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  1. Indianapolis (Ind.) Family Group Conferencing Experiment

Indianapolis (Ind.) Family Group Conferencing Experiment

Program Goals/Target Population

The Indianapolis (Indiana) Family Group Conferencing Experiment, also known as the Indianapolis Restorative Justice Conference Project, was a restorative justice diversion program for young, first-time juvenile offenders. The goal was to break the cycle of offending before it reached the stage of repeat offending. The criteria used to determine eligibility for participation in the project required that a youth:


  • Be no older than 14
  • Be a first-time offender (that is, no prior adjudications)
  • Have committed a nonserious, nonviolent offense
  • Have no other pending charges
  • Admit responsibility for the offense

The eligible charges included assault, criminal mischief, disorderly conduct, shoplifting, and theft.

Program Theory

Family group conferencing is based on principles of restorative justice and draws on several criminological theories, including Braithwaite’s theory of reintegrative shaming (1989). Restorative justice practices differ from traditional court process in many ways. While traditional courts take an adversarial approach, key elements of restorative justice practices include community empowerment and participation as well as a meaningful focus on the victim (or victims) of the crime. Traditional courts are often criticized for ignoring the victim while determining a punishment for the offender that does not necessarily have anything to do with the crime.



Program Components

Once the case was found to be eligible for a restorative justice family group conference, it was assigned to a conference coordinator who proceeded to contact the offender, his or her parent (or parents), and the victim (or victims) to assess the willingness of the parties to participate in a conference. A conference was then scheduled to bring every party to the incident together to discuss it.



The conference generally included not only the offender and victim but also a group of supporters. This typically involved parents/guardians, siblings, grandparents, other relatives, friends, and neighbors. But it may have also included teachers, athletic coaches, and other important figures in the youth’s life. During the conference, the coordinator guided the juvenile offender through a series of questions to decipher the events that led to the incident. Questions such as how the youth was involved, what the youth was thinking about at the time, and whom the youth thinks the offending behavior affected were intended to help the youth accept responsibility for the behavior. The questions also were designed to help the youth understand how the behavior has affected the victim, the families, and the community.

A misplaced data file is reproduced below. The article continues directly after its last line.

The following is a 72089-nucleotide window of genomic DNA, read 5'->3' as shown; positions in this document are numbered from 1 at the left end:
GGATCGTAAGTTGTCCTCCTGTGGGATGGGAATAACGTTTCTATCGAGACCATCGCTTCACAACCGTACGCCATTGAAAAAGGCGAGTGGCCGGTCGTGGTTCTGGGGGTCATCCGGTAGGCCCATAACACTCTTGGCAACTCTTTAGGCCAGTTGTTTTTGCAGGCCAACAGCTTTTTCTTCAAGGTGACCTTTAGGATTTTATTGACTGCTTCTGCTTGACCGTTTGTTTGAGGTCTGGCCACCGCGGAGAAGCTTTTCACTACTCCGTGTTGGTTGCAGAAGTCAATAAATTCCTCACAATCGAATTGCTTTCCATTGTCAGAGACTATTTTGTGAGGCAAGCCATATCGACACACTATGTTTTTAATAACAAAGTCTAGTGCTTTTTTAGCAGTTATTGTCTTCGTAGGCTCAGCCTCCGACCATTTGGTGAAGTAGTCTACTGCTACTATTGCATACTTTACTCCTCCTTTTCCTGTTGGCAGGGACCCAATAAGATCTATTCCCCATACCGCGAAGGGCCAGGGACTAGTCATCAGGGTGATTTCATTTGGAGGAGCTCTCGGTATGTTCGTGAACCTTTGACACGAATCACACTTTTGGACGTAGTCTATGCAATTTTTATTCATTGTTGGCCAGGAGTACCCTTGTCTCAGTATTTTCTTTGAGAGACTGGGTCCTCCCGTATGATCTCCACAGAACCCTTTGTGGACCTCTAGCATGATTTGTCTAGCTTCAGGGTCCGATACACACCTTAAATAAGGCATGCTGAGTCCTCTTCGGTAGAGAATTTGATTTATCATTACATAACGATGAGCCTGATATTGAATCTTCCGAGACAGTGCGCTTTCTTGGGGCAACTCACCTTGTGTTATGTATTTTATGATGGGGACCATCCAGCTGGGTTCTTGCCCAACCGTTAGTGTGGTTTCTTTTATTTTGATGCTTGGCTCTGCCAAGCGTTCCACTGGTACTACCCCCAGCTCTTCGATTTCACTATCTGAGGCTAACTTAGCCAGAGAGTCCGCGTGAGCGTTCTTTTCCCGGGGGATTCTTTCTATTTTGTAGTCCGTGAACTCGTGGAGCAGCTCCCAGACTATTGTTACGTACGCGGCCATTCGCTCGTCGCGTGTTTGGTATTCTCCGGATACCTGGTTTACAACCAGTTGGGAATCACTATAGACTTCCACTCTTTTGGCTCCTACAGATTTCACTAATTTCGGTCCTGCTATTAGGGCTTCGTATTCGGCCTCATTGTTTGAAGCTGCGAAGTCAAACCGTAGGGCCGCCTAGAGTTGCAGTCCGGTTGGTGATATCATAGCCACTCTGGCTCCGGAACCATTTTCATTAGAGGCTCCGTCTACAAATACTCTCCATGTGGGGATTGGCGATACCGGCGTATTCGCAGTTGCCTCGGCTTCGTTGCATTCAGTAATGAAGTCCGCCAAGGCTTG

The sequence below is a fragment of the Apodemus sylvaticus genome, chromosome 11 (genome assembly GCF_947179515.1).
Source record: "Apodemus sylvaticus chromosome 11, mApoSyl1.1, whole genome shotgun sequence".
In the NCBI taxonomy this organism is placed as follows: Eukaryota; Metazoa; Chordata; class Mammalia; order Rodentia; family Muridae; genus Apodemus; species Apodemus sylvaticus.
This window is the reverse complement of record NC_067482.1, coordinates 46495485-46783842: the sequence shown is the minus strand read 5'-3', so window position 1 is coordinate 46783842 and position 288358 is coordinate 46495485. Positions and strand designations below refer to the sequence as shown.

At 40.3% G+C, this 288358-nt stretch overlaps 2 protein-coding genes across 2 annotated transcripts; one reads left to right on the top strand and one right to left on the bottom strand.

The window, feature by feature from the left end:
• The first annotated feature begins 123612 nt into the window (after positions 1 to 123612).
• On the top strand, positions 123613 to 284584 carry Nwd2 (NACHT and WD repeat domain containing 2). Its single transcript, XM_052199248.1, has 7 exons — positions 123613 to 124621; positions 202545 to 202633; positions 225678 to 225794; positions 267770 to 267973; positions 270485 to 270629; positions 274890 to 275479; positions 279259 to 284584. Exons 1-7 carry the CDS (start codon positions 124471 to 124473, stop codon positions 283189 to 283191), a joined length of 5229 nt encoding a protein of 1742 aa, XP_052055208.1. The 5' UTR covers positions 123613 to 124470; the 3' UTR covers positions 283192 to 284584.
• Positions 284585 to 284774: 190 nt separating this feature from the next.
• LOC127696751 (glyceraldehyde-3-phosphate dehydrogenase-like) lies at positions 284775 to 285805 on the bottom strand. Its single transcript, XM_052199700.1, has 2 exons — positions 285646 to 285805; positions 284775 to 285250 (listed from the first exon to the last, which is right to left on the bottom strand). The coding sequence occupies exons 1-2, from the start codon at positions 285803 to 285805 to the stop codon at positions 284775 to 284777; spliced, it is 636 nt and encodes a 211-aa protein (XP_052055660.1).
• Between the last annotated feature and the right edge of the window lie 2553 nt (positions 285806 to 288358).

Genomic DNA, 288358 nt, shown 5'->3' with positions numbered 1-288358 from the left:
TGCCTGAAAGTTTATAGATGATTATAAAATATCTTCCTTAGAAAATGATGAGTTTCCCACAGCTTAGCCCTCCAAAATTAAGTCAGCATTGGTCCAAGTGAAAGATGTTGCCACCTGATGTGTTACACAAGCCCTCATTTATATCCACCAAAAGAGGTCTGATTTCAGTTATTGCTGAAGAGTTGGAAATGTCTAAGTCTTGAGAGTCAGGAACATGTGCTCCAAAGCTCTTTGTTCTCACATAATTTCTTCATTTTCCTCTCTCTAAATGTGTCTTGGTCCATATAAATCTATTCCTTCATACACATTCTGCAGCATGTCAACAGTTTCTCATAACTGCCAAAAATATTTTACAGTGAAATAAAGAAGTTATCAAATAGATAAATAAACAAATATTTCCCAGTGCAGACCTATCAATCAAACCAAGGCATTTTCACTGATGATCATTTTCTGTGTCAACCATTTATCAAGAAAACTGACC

After everyone has had an opportunity to speak, the juvenile was asked if there is anything he or she would like to say to the victim. It was usually at this point that the juvenile would apologize to the victim and to the group. The group then began the process of agreeing to a plan that would allow the offender to repair the harm that was caused by the crime. This agreement may have included restitution, community service, or other elements to address the specifics of this case. The final agreement that outlines the group’s recommendations was prepared and signed by all the participants.

Intervention ID
250
Ages

11 to 14

Rating
Promising
Outcomes

Study 1

Time to Recidivism


McGarrell and Hipple (2007) found that just less than half of the Indianapolis (IN) Family Group Conferencing (FGC) Experiment study sample (49 percent) survived until the end of the 2-year follow-up period. Although a greater proportion of the FGC treatment group (51.8 percent) than the control sample (46.1 percent) survived, the difference was not significant.



A second analysis using the life tables found a significant difference in the cumulative proportion of each sample surviving. While both samples failed at the same rate during the first 12 weeks, the control sample henceforth failed at a faster rate, especially in weeks 14–32. The effect of the FGC treatment program was most significant in weeks 13–26. During this period, 8 percent of the FGC treatment group was rearrested, compared with 15 percent of the control group—a difference that was significant.



Additional analysis found that assignment to the experimental group decreased the hazard rate of failure by 17.4 percent. When race, age, and offense type were controlled for, however, the relationship between group assignment and risk of failure was no longer significant.



FGC treatment participants were significantly more likely than control group participants to complete their program. Overall, a lower risk of failure for all participants was associated with being arrested by a municipal police officer (as opposed to a school officer), with completing the diversion program, and with being younger.




Number of Rearrests

The analysis of incidence rates indicated that juveniles in the FGC treatment group had, on average, fewer rearrests than juveniles in the control group. The treatment group had an average of 1.29 rearrests during the follow-up period, compared with the average of 1.67 rearrests for the control group. Additional analysis showed that being in the FGC treatment group significantly decreased the average number of rearrests by a factor of 0.77. Put another way, juveniles in the FGC treatment group have an incidence rearrest rate 23 percent lower than juveniles in the control group.

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